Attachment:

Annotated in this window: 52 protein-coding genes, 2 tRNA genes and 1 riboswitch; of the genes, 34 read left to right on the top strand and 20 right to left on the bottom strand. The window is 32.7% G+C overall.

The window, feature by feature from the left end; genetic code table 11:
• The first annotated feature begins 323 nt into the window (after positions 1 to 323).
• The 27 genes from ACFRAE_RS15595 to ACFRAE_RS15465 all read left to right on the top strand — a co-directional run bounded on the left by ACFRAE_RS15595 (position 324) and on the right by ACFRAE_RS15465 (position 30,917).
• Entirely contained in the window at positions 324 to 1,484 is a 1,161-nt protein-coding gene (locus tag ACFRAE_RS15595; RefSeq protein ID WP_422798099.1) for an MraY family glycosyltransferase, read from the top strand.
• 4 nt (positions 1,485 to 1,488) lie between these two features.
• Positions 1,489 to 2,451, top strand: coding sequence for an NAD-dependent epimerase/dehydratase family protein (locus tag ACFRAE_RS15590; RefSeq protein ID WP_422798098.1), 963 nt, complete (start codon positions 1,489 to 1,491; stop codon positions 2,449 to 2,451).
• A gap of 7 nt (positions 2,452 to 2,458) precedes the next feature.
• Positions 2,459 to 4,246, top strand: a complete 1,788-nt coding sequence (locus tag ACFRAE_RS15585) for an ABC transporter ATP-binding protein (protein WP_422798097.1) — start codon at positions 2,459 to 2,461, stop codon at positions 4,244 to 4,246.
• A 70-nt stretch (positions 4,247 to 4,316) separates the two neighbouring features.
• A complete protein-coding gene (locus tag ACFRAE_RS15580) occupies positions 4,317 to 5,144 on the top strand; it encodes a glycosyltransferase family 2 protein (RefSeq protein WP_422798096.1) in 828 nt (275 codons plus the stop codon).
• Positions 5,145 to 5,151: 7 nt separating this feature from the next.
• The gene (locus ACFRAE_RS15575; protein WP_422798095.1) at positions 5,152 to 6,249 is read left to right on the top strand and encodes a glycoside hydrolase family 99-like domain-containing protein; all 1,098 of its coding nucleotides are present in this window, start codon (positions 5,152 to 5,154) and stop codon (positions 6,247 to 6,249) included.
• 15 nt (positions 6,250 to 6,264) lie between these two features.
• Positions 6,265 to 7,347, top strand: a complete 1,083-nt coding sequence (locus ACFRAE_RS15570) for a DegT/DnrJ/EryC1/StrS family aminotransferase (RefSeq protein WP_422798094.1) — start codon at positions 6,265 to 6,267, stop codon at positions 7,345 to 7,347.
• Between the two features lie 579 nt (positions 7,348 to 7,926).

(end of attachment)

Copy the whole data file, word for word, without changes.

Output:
Annotated in this window: 52 protein-coding genes, 2 tRNA genes and 1 riboswitch; of the genes, 34 read left to right on the top strand and 20 right to left on the bottom strand. The window is 32.7% G+C overall.

The window, feature by feature from the left end; genetic code table 11:
• The first annotated feature begins 323 nt into the window (after positions 1 to 323).
• The 27 genes from ACFRAE_RS15595 to ACFRAE_RS15465 all read left to right on the top strand — a co-directional run bounded on the left by ACFRAE_RS15595 (position 324) and on the right by ACFRAE_RS15465 (position 30,917).
• Entirely contained in the window at positions 324 to 1,484 is a 1,161-nt protein-coding gene (locus tag ACFRAE_RS15595; RefSeq protein ID WP_422798099.1) for an MraY family glycosyltransferase, read from the top strand.
• 4 nt (positions 1,485 to 1,488) lie between these two features.
• Positions 1,489 to 2,451, top strand: coding sequence for an NAD-dependent epimerase/dehydratase family protein (locus tag ACFRAE_RS15590; RefSeq protein ID WP_422798098.1), 963 nt, complete (start codon positions 1,489 to 1,491; stop codon positions 2,449 to 2,451).
• A gap of 7 nt (positions 2,452 to 2,458) precedes the next feature.
• Positions 2,459 to 4,246, top strand: a complete 1,788-nt coding sequence (locus tag ACFRAE_RS15585) for an ABC transporter ATP-binding protein (protein WP_422798097.1) — start codon at positions 2,459 to 2,461, stop codon at positions 4,244 to 4,246.
• A 70-nt stretch (positions 4,247 to 4,316) separates the two neighbouring features.
• A complete protein-coding gene (locus tag ACFRAE_RS15580) occupies positions 4,317 to 5,144 on the top strand; it encodes a glycosyltransferase family 2 protein (RefSeq protein WP_422798096.1) in 828 nt (275 codons plus the stop codon).
• Positions 5,145 to 5,151: 7 nt separating this feature from the next.
• The gene (locus ACFRAE_RS15575; protein WP_422798095.1) at positions 5,152 to 6,249 is read left to right on the top strand and encodes a glycoside hydrolase family 99-like domain-containing protein; all 1,098 of its coding nucleotides are present in this window, start codon (positions 5,152 to 5,154) and stop codon (positions 6,247 to 6,249) included.
• 15 nt (positions 6,250 to 6,264) lie between these two features.
• Positions 6,265 to 7,347, top strand: a complete 1,083-nt coding sequence (locus ACFRAE_RS15570) for a DegT/DnrJ/EryC1/StrS family aminotransferase (RefSeq protein WP_422798094.1) — start codon at positions 6,265 to 6,267, stop codon at positions 7,345 to 7,347.
• Between the two features lie 579 nt (positions 7,348 to 7,926).